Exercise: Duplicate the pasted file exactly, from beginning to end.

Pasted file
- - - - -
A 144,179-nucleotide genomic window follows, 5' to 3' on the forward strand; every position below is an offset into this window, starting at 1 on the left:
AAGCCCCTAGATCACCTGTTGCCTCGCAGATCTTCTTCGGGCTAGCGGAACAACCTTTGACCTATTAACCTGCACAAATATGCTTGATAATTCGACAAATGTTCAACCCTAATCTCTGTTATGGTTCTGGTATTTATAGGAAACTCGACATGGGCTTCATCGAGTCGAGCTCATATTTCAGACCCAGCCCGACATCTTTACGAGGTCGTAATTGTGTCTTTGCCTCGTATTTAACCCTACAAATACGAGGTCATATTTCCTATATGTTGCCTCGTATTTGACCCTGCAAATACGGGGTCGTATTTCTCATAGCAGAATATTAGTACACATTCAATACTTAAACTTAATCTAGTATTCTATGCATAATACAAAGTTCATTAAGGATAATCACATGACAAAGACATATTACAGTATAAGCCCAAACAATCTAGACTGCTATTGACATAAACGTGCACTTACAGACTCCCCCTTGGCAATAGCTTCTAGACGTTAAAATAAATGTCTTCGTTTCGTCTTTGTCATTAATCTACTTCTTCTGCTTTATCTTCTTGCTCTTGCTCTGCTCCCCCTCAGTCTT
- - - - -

A 144,179-nucleotide genomic window follows, 5' to 3' on the forward strand; every position below is an offset into this window, starting at 1 on the left:
AAGCCCCTAGATCACCTGTTGCCTCGCAGATCTTCTTCGGGCTAGCGGAACAACCTTTGACCTATTAACCTGCACAAATATGCTTGATAATTCGACAAATGTTCAACCCTAATCTCTGTTATGGTTCTGGTATTTATAGGAAACTCGACATGGGCTTCATCGAGTCGAGCTCATATTTCAGACCCAGCCCGACATCTTTACGAGGTCGTAATTGTGTCTTTGCCTCGTATTTAACCCTACAAATACGAGGTCATATTTCCTATATGTTGCCTCGTATTTGACCCTGCAAATACGGGGTCGTATTTCTCATAGCAGAATATTAGTACACATTCAATACTTAAACTTAATCTAGTATTCTATGCATAATACAAAGTTCATTAAGGATAATCACATGACAAAGACATATTACAGTATAAGCCCAAACAATCTAGACTGCTATTGACATAAACGTGCACTTACAGACTCCCCCTTGGCAATAGCTTCTAGACGTTAAAATAAATGTCTTCGTTTCGTCTTTGTCATTAATCTACTTCTTCTGCTTTATCTTCTTGCTCTTGCTCTGCTCCCCCTCAGTCTT